L is for Lavender

L is for Lavender ©Nightjar, all rights reserved


A light purple representing the color of the flower with the same name. There were no lavender flowers anywhere to be seen when I got to the letter L in mid-November, but a trip to the village’s limestone formation revealed a nice surprise. Little lavender-colored crocus flowers (Crocus serotinus) work just as well.



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K is for Khaki

From Nightjar,

K is for Khaki ©Nightjar, all rights reserved


Telling apart tones of light brown is an exercise I find neither easy nor exciting, but the letter K doesn’t really afford many choices. I did learn that khaki is actually a RYB quinary color obtained by mixing equal parts of the quaternary colors sage and buff. Not that this piece of information helped me much, mind you. Hopefully some parts of this sheep’s portrait aren’t too far-off.

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I is for Indigo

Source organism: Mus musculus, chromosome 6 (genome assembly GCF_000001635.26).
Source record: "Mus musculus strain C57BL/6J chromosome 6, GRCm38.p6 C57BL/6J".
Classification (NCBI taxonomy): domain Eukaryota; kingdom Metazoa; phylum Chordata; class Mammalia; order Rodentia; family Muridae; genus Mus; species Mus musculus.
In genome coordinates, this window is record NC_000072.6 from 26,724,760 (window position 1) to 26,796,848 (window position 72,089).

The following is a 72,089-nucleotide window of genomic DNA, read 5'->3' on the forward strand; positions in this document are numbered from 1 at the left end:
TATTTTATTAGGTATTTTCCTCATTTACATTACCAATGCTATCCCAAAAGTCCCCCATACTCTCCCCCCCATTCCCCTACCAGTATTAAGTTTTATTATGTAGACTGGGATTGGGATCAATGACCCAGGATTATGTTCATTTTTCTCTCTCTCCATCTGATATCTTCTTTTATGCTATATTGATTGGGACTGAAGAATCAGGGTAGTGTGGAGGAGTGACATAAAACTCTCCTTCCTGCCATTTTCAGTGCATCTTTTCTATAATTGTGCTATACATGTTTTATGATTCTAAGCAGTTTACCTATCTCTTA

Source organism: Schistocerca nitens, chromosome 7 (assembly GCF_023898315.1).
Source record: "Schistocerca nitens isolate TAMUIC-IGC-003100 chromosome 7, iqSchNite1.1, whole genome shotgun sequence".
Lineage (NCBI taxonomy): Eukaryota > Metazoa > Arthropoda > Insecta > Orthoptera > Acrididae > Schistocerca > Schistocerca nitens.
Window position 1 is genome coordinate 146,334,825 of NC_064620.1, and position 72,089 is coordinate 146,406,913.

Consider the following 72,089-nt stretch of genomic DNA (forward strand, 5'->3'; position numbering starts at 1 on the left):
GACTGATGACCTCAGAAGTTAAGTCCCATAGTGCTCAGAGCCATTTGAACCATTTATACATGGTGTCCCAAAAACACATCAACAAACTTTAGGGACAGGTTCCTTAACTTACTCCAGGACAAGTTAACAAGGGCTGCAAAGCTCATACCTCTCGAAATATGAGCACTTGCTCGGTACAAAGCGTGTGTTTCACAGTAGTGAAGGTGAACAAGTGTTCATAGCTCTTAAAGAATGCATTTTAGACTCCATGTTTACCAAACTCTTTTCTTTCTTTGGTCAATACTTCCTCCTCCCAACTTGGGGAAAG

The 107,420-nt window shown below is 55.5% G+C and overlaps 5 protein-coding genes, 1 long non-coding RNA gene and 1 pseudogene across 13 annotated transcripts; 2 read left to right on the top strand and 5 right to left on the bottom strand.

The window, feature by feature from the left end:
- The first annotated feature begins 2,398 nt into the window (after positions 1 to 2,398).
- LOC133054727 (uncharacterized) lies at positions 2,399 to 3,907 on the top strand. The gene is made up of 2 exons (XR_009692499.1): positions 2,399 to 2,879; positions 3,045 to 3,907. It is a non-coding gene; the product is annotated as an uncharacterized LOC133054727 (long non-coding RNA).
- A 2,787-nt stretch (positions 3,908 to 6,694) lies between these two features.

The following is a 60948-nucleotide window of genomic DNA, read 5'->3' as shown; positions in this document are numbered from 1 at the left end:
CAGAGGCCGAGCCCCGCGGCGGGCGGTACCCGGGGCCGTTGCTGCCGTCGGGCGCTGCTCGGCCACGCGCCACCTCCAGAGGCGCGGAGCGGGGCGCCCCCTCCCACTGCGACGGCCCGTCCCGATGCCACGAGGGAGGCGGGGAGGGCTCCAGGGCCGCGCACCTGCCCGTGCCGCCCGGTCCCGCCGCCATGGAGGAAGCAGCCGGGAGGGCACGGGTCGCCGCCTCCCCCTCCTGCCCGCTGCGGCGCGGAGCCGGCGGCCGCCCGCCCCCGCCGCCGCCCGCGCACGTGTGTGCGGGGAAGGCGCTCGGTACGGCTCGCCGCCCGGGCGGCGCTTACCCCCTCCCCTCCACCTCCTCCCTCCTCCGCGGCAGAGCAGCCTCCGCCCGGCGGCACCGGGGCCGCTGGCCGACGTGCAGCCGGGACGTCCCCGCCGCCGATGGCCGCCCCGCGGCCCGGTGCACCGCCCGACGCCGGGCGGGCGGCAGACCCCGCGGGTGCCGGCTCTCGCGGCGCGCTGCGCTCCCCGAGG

From Nightjar,

I is for Indigo ©Nightjar, all rights reserved


A deep rich blue, inclining towards violet, and one of the seven colors of the rainbow as named by Newton. The indigo dye is one of the oldest dyes known, historically extracted from plants of the genus Indigofera, but I think I found it on the berries of a Viburnum shrub.


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H is for Heliotrope

From Nightjar,

H is for Heliotrope ©Nightjar, all rights reserved


A pink-purple tint that represents the color of the garden heliotrope flower. I couldn’t find the flower, but I found the tone on an African Daisy. I wish I could have shared this photo with Caine, she loved daisies and I know she would have loved that curled petal.


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F is for Fuchsia

From Nightjar,

F is for Fuchsia, ©Nightjar, all rights reserved


A vivid purplish red color associated with the flowers of fuchsia plants. Instead of an obvious fuchsia flower, I give you the empty flower stem of a pokeweed. The local birds were kind enough to remove all the berries to expose a vivid fuchsia.


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C is for Crimson

From Nightjar

C is for Crimson ©Nightjar, all rights reserved


A strong red with a slight bluish tint. Historically, it’s the color of the kermes dye, a red dye derived from the dried bodies of insects belonging to the genus Kermes. Kermesic acid is the pigment that gives the dye its color. I found a similar hue on a sunburnt rose.


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